At the Charles Schwab Charlotte office there might be a 3 p.m. ice cream break, or an invitation to eat lunch while cheering a favorite NCAA team during March Madness. The annual chili cook-off participation is so high you’d think the reward was cash, rather than just bragging rights.
Kristin Studioso, managing director for Schwab Technology, calls them FUI: Fun, Uplifting and Inspiring events. “We give people a reason to leave their offices and to connect to each other,” she says.
Charles Schwab Company is a wealth management and investment advisory company, with 1,400 employees in 325 offices. The Charlotte office employs 56. The building is split between a retail branch and Schwab Technology, which builds tools used by the retirement community to service 401(k) plans.
Jeff Norton is vice president of the retail division, where he helps financial consultants understand the array of products offered by the firm. The company’s client-centric philosophy has kept him happy in his job for 22 years. “This place is incredible because the people have a common purpose, which is to help every client with whom we do business. The people are the difference makers here,” he says. “We have a spirit of service that fosters us.”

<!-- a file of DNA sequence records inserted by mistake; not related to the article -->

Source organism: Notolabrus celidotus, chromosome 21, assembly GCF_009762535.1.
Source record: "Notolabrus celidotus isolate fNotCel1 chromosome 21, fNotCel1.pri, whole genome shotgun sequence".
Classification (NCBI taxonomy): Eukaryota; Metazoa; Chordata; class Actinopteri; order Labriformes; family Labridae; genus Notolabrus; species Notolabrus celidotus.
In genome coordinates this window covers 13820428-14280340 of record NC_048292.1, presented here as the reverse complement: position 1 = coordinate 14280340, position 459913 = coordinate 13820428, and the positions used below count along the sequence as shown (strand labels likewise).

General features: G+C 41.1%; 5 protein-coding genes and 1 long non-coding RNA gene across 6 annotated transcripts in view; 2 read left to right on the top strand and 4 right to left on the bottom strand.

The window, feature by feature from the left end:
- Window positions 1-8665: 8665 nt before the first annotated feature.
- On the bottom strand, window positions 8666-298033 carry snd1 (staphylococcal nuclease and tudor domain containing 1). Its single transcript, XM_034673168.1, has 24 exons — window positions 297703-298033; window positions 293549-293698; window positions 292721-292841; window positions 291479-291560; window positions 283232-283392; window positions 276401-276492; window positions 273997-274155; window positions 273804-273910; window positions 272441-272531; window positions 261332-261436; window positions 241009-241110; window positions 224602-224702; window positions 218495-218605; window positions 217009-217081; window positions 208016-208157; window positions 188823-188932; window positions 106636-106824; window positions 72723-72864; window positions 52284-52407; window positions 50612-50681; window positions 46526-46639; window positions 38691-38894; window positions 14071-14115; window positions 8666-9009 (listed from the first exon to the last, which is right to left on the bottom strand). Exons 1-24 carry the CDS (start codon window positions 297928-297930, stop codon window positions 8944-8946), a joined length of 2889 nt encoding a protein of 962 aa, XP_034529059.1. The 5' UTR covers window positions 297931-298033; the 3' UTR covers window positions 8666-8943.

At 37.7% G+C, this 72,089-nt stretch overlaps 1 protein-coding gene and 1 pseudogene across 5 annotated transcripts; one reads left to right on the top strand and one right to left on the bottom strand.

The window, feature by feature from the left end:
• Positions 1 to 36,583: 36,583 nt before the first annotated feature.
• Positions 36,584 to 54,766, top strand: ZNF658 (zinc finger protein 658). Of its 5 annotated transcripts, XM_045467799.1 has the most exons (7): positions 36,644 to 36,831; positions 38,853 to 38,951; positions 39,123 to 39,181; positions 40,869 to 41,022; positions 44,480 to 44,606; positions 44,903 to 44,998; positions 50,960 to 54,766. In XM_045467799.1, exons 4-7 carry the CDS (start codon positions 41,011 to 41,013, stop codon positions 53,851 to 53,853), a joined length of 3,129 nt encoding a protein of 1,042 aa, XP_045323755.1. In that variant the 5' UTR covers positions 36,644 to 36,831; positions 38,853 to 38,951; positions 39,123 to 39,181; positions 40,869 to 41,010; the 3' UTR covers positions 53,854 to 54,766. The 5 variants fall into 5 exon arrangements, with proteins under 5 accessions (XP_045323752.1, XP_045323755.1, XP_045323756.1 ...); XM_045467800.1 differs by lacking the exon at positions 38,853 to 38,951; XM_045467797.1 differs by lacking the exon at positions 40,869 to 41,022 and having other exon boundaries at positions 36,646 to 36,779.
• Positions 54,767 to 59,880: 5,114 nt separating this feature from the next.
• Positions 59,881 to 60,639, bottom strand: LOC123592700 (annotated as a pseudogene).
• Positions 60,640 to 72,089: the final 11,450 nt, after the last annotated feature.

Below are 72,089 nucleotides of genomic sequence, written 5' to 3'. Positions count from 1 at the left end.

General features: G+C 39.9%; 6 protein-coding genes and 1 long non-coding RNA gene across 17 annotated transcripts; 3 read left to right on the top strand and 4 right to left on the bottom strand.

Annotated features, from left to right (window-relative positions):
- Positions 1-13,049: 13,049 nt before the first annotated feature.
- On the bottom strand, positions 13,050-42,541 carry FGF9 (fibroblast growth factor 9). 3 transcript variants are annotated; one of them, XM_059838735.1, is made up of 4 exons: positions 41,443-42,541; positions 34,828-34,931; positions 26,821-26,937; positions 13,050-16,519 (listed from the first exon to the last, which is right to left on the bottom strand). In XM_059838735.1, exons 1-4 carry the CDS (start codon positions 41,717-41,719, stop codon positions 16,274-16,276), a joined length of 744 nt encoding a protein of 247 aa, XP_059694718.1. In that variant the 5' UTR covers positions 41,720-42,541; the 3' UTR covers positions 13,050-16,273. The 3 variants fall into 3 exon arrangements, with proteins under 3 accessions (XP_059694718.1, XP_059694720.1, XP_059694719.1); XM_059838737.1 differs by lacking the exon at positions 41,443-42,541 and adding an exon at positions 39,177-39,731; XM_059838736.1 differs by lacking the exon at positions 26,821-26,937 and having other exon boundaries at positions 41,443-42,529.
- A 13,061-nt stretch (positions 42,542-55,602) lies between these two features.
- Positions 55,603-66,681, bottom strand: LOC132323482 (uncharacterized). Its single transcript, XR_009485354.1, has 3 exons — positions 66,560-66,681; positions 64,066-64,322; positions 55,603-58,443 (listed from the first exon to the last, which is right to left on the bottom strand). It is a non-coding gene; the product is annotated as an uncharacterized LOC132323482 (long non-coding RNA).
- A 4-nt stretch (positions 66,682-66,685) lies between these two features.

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Studioso has worked for Schwab for more than 20 years. “In addition to promoting people, one of the things that engages our employees is there are lots of projects and learning opportunities. People get to see something built from scratch and introduced to the marketplace. Technology people like to build cool new things,” she says.
Management uses results of an annual engagement survey to measure employee satisfaction, and ensure staffers have the tools to do their jobs. “When employees are highly engaged it reflects on their interaction with clients, with our business, and with our stockholders,” says Norton.
There’s a national Charles Schwab volunteer week, but the Charlotte employees also pitch in locally, organizing inventory at a Habitat ReStore, and sorting through textbooks at Myers Park Traditional School. Every employee receives eight hours of paid time off to invest in causes important to them. In conjunction with the Boys & Girls Clubs of America, the company provides a course called Money Matters: Make It Count. It teaches kids how to budget, save, and invest.
“We have a collaborative environment,” says Studioso. “It’s an open door policy, it is a collective discussion,” she says.
Norton agrees, and adds, “I get to learn something new every single day.”